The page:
In the last 50 years the pool from which aircrew are drawn has more than doubled in size while the aircrew cadre has shrunk to about 15% of the 1950s figure.
Also there were many other medical problems then that are not applicable now. Mumps for instance prevented my BinL from applying but hearing loss for mumps is probably unheard of.
Then there was polio. Eradicated in most of the world now.
Asthmatics might be a problem but medical advances in other areas have redressed the balance. With health improvements, better education and a leaner more efficient military machine, the future is bright.
Can't believe I could write that last paragraph. Must get a job with Tone.
14th Sep 2006, 08:16
TBO2 I can only speak from personal experience - and not about asthma specifically. I suffered from seasonal allergic rhinitis (hay fever!) when I joined - kept schtum and continued to self-medicate with Triludan (later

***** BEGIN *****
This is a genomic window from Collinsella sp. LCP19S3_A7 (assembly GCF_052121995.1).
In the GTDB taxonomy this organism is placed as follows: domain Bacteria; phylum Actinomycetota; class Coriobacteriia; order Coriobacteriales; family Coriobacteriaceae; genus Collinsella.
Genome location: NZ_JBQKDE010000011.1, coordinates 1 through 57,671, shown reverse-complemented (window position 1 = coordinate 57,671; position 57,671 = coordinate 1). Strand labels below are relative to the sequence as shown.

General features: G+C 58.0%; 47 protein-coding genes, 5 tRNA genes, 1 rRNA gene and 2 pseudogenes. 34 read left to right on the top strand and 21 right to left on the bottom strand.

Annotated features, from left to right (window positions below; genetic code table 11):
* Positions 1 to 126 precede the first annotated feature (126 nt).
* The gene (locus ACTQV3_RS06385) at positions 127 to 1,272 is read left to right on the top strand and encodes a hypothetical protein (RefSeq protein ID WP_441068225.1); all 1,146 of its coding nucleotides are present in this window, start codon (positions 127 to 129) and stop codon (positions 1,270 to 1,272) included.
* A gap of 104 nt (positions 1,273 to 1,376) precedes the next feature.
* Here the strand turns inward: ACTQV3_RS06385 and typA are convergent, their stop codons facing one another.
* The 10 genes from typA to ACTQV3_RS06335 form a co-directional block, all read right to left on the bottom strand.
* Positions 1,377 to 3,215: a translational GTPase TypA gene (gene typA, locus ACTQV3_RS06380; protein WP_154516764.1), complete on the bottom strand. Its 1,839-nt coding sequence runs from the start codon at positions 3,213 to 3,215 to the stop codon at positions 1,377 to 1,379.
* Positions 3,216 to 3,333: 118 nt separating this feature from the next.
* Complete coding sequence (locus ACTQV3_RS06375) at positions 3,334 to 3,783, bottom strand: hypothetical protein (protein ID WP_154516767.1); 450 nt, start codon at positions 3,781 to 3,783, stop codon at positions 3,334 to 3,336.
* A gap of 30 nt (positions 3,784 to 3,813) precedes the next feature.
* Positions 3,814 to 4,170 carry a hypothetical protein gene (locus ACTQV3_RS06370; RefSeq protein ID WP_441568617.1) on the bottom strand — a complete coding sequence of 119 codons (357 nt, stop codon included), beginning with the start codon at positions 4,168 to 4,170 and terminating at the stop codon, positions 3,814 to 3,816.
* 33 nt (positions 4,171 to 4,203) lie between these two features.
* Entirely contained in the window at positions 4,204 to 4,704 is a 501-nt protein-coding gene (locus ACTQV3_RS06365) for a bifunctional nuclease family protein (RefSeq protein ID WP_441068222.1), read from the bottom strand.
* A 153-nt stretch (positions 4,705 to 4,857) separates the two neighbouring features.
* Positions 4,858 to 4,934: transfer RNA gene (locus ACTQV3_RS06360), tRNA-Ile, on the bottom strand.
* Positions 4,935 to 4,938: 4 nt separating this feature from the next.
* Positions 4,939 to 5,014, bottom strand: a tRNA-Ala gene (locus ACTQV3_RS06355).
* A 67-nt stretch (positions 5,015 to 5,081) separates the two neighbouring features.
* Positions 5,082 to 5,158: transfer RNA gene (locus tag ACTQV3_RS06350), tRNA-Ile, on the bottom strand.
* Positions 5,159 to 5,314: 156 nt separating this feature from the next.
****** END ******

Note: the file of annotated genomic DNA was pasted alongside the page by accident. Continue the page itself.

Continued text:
withdrawn due to unfortunate side effect of sudden heart stoppage). After a couple of years I told the medics and have had loads of free drugs ever since. Whilst I was in Germany there was a Harrier pilot I knew who suffered from asthma - he seemed to have no probs with the authorities and said that on the bad days he was OK "once I'd had a blast of 100% 02". It's only anecdotal, but at least it sounds hopeful. As I said - this was all a few years ago - we are far more enlightened now I think. As other posters have said - all you can do is go for it - and you sound far fitter than many of the lard-arses wobbling around the military - although with all that talk of training/racing I'm not sure if you're really aircrew material - can you also drink heavily and act like a 3yr-old? As said previously; once you are in, you can fall apart physically and they'll move heaven and earth to keep you going!
14th Sep 2006, 08:53